Purchase books and DVDs on local history, prints and tote bags. I recommend the museum a lot of history in a small town. Free admission, donations accepted. Hours of operation on the website.
St. Sebastian River Preserve State Park located at 1000 Buffer Preserve Drive in Fellsmere. Bring a pair of binoculars while standing at the viewing area and watch the endangered Scrub Jay the only bird native to Florida. Hike the three trails, go horseback riding or take a bicycle ride on the 17 miles of trails. Before hiking the trails, pick up the pamphlets inside the visitor center.
Observe the threatened and endangered wildlife at a distance throughout the park. Visit the park from November 1 to April 1 to observe the Manatees at the observation deck.
A diorama and poster displays throughout the visitor center describes the many ecosystems and the different threatened and protected species that survive in their habitats. The threatened Diamondback Terrapin found mostly in brackish water in the eastern and southern United States. The Gopher Tortoise a protected species that live up to 60 years in the wild and can live up 100 years in captivity.
In the late 19th and early part of the twentieth century, early settlers arrived in Fellsmere on the Fellsmere Railroad and stayed at the Fellsmere Inn. People homesteaded and started successful citrus, turpentine businesses and cattle ranches. Inside the park, some remnants of the businesses still exist. Free entrance to the visitor center and park, donations accepted. Hours of operation located on the website.
The Lawton House located at 200 W. Broadway Street in Oviedo a historic home now a museum built in the late 19th century by J.H. Lee, Sr., an early settler to Oviedo. A historic marker on the property chronicles the Lawton House.
Storyboards give a detailed history of Oviedo throughout the years. Photographs of historic homes in the late 1800s into the early 1900s as well as photographs of early settlers. After the citrus freeze in the late 1890s, celery became the main crop. Memorabilia shown throughout the museum. Tools used in the Oviedo Fire Department through the years exhibited. Early kitchen appliances that includes an antique stove and a Mangler iron still in use today. The early hand-cranked Mangler irons had two rollers that made it easy to iron.
A map of the Orlando-Winter Park Railroad that owned the Dinky train line began service in the late 1880s. The 6-mile train line ran from Orlando to Winter Park eventually extended service to Oviedo and by the late 1960s service ended.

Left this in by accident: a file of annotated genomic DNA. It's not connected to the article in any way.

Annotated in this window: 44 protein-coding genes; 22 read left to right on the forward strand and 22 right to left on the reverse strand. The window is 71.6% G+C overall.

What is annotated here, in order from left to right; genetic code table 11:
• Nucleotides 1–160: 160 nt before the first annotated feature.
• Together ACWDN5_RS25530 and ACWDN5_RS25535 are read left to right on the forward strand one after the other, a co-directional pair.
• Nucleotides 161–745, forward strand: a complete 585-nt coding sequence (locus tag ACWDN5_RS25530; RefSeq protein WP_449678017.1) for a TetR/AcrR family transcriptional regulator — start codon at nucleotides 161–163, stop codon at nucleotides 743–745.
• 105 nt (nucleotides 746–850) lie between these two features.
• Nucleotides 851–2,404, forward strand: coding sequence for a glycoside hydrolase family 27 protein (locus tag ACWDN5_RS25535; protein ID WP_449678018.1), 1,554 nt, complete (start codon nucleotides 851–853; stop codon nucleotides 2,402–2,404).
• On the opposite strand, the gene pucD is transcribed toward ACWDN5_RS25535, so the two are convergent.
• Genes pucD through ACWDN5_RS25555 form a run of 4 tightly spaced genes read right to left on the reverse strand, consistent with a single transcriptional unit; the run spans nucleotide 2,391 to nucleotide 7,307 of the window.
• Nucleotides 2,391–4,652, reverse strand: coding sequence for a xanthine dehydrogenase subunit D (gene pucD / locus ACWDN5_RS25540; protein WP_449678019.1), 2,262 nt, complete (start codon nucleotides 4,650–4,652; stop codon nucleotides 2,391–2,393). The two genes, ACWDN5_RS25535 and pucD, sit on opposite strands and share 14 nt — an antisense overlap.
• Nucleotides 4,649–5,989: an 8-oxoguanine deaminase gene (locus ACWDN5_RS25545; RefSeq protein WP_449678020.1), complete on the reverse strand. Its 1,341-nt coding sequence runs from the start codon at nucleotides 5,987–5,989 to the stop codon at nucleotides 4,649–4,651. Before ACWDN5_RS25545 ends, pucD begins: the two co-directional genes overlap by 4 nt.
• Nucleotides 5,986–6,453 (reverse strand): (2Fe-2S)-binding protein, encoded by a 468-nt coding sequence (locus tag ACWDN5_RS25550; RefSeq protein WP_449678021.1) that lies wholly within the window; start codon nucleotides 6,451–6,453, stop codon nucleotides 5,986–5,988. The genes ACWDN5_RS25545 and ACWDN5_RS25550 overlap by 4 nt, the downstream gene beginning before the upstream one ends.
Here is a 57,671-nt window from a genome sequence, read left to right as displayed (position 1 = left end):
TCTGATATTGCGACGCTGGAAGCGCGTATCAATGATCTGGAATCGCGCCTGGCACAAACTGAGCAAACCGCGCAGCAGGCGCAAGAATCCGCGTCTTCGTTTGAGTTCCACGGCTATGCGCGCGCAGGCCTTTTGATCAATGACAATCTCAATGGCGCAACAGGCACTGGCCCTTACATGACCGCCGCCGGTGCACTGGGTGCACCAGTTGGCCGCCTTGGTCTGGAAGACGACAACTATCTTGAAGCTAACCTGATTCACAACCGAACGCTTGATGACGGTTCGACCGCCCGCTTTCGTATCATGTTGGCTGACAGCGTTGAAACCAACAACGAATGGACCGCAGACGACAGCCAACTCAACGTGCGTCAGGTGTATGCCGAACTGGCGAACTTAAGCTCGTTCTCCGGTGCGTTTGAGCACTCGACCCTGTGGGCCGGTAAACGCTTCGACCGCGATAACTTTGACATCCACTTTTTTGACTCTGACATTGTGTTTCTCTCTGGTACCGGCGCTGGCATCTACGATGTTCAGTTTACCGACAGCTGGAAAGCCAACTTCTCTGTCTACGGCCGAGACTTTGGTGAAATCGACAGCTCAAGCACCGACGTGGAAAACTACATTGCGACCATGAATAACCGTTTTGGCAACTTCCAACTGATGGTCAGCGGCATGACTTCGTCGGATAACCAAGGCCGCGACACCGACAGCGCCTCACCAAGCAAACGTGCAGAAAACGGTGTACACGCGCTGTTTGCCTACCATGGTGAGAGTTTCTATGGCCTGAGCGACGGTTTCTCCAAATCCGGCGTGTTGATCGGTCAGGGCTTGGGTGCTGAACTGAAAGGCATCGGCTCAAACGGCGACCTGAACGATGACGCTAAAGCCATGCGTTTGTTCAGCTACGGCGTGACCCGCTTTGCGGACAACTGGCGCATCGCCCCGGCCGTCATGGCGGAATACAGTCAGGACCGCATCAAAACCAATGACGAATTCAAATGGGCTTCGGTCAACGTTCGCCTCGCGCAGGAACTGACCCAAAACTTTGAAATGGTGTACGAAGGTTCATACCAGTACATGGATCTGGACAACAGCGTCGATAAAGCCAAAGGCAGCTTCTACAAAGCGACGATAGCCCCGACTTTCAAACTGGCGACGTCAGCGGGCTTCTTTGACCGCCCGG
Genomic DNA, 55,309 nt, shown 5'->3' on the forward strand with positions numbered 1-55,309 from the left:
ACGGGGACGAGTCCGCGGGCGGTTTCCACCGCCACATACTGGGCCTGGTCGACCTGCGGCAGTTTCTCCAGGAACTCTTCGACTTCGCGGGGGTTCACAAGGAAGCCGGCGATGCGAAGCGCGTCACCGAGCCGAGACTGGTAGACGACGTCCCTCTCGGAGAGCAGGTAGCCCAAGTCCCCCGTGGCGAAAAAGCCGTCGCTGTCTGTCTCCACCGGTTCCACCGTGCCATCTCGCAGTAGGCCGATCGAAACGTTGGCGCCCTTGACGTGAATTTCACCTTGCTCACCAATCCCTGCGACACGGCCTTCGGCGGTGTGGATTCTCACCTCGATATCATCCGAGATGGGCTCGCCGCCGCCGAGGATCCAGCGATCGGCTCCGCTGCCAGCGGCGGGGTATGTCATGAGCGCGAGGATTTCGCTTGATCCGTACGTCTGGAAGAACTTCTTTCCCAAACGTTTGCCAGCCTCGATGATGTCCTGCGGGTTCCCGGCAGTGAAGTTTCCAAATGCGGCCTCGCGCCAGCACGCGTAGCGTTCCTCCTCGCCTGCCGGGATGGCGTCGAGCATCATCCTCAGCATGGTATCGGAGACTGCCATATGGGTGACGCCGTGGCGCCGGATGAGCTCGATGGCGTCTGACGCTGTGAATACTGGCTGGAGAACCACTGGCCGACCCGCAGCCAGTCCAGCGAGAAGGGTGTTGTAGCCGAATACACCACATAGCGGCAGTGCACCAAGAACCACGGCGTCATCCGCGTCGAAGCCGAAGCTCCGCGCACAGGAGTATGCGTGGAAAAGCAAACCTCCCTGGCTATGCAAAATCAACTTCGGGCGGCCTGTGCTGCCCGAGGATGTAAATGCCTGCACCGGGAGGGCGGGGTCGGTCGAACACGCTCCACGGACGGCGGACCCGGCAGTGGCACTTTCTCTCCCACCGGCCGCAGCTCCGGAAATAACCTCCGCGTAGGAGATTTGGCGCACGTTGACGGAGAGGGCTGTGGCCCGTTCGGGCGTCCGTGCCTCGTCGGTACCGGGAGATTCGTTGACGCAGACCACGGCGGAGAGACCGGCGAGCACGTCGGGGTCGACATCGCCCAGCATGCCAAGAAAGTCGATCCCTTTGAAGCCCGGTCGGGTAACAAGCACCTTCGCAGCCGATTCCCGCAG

Located in the town of Oviedo and founded in the early 1960s the University of Central Florida originally called Florida Technological University home to 53,000 students. A lot of history in a small town. Free admission to the museum, open the first Saturday of the month along with the Farmers Market. After visiting the museum, listen to music on the porch.
Stand at the edge of the boardwalk while watching the cruise ships on the Banana River at Manatee Sanctuary Park located at 701 Thurm Boulevard in Cape Canaveral. Realistic looking sculptures of a Manatee with her calf and three turtles by Ken Laudadio. Read the plaques and learn about the species and their habitats. Walk along the water’s edge and see if you can spot a Manatee.
Stroll along the boardwalk while feeling the breeze along the Banana River. Keep your mind fit as well as your body at the exercise stations along the 1/2 mile trail. Rent a pavilion for parties or bring a picnic lunch and relax while your children play on the playground.
Stop at the bridge and see if you can identify some of the different bird species that inhabit the park. Hours of operation and rental information posted on the website. Before boarding your planned cruise, spend a relaxing couple of hours at the park.
Stand at the observation tower and see if you can identify any of the 215 species of migratory birds in the Lake Woodruff Wildlife Refuge at 2045 Mud Lake Road in DeLeon Springs. Walk on the stepping-stones that lead to the Butterfly Garden that includes a variety of host plants.
Storyboards throughout the visitor center chronicle the early life in Volusia County. Over 8,000 years ago, the Timucua a Native American Tribe settled the land. Artifacts displayed used for hunting and warfare, sharpening tools, fishing, jewelry, utensils and numerous other uses. In the early part of the nineteenth century, William Williams bought the property and built Spring Garden Plantation. In the early 1820s, Major Joseph Woodruff bought the property and named it Lake Woodruff after a nearby lake.
Bears, Coyotes, and Deer some of the animals that you might encounter while hiking the many trails. Take a canoe or boat ride and see some of the magnificent wildlife.
In the mid-1960s, the alligator on the brink of extinction listed as an endangered species eventually made a full recovery. A diorama of the alligator and plaques that surrounds the diorama describes the recovery process. Free admission to the refuge, hours of operation on the website.
A winding road leads you to the Visitor Center at the Merritt Island National Wildlife Refuge in Titusville. Stand inside a replica of a Bald Eagle Nest that is 2 feet deep and 5 feet across made of interwoven sticks, grasses, and moss. Bald Eagles mate for life and lay 2 eggs a year.The Bobcat remains elusive and the Gopher Tortoise creates a borrow that provides shelter for a large number of animals. Storyboards throughout the center describe the different species of animals in the refuge and the varied habitats allow different species to survive.
Look outward to the freshwater pond while standing under a gazebo, and view the turtle on a ramp basking in the sun. Walk along the quarter mile boardwalk and read the many plaques that describe the different trees, plants, berries, and vines. The Timucuans and the Ais early Native American tribes used the bark of the trees for medicinal purposes. Native Americans crushed the leaves of the American Beautyberry to repel insects. The Timucuans smashed the acorns of the Live Oak Trees to make bread. The fruits of the trees provide food for the many animals in the refuge. The Virginia Creeper a climbing vine that provides food and shelter for the songbirds.Walk underneath the trestle to the Butterfly Garden. Different varieties of butterflies surround the garden. Host and Nectar plants in abundance. Six trails that offer opportunities to explore many habitats and the different species of wildlife.Browse the gift shop for books on birds, butterflies, Manatees and watercolor prints as well as the usual items found in gift shops. Fees and hours of operation on the website.